Black people tend to be the only or one of very few when cast on shows with predominantly white casts — or part of reality shows crafted for Black audiences like VH1's Love & Hip-Hop franchise. "There needs to be a greater emphasis on casting different kinds of people from the beginning," says casting director Anthony Lucente, "because most of the people who apply for these shows are the ones who already see themselves on TV."

Lucente and his business partner Risa Tanania did casting for the Netflix series Dating Around, a show that bucks familiar reality formulas by highlighting a wide range of races, age groups and sexual orientations. The pair, who say they felt they had to stack the deck with queer people and people of color during the aughts, describe the genre's representation issue as one that's been improving. They also pointed to one lazy casting approach as a reason why so many reality shows end up with bad apples. (Scandal, after all, is hardly a new development for the genre.)

"The new route of casting is going through social media, but you're only seeing one side of a person," says Tanania. "A large part of the vetting process is finding trust from a community, not just the one person. That means getting on the phone and cold-calling a lot of people."

These latest firings, and the broader cultural reckoning that inspired them, have left many in the industry scrambling to avoid future missteps. Bravo, which also parted ways with a castmember of the series Below Deck Mediterranean, is said to have increased the vetting process across the board. And several producers cite multiple networks that have engaged in dialogues about including more people of color in casting submissions. "I think buyers are embracing change," says Jeff Jenkins, the producer behind the recent Paris Jackson docuseries Unfiltered, "but change comes slow. A show filming today might not air for a year."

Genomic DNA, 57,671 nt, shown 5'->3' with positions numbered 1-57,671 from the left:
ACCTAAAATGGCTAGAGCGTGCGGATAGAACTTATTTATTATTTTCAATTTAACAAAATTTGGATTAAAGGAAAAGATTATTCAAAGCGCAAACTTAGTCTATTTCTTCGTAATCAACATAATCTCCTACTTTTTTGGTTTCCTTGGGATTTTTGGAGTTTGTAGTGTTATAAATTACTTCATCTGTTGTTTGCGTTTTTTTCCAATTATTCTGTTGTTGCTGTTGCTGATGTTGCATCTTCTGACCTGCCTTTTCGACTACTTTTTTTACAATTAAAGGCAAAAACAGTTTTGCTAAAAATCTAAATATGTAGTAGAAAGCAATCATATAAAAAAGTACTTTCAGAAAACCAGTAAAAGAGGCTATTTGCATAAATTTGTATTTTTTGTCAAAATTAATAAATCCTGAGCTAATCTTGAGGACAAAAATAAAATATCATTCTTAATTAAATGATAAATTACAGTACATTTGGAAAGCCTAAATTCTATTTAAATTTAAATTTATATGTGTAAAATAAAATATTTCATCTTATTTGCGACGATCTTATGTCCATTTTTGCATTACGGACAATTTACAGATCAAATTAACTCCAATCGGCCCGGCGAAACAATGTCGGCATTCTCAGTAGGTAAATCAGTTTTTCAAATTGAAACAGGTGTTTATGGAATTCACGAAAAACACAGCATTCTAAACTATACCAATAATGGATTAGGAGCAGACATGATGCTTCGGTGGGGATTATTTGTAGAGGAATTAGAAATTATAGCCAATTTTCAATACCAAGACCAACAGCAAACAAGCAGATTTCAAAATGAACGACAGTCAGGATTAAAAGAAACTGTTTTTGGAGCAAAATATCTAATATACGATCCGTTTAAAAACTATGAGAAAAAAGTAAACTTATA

As is the case in many corners of the entertainment industry, the ones with greenlight power are also still overwhelmingly white. Jenkins, a veteran of reality powerhouse Bunim Murray who launched his own production company with 3 Ball Media Group in 2019, bemoans the lack of people of color he sees when he goes into a pitch.

"I can't tell you how many times someone has asked me for the next Kardashians," says Jenkins. "I have brought those families to buyers, families of A-list Black entertainers, and they haven't committed. I wonder if it's because that buyer in the room isn't Black."

Many pitches like Jenkins' may now be getting second looks from networks. And if it isn't motivated by a desire to make rosters less white, it may come from a need to stay competitive in a rapidly changing climate. Netflix, initially a force only in scripted, is becoming a reality leader both in hits and representation with such recent breakouts as Love Is Blind, Floor Is Lava and the Queer Eye reboot. Nearly every individual who spoke for this story praises the outlet for taking an active interest in casting and being ahead of the curve in embracing nonwhite content.

"Look at what the original Queer Eye did," says Tanania. "The unscripted space, in a way, was the first to bring in a lot of diversity to TV. This moment comes with a lot of heavy baggage, but I think people are finally seeking out diversity instead of being slapped for not having it and trying to fix it."

This story first appeared in the July 8 issue of The Hollywood Reporter magazine. Click here to subscribe.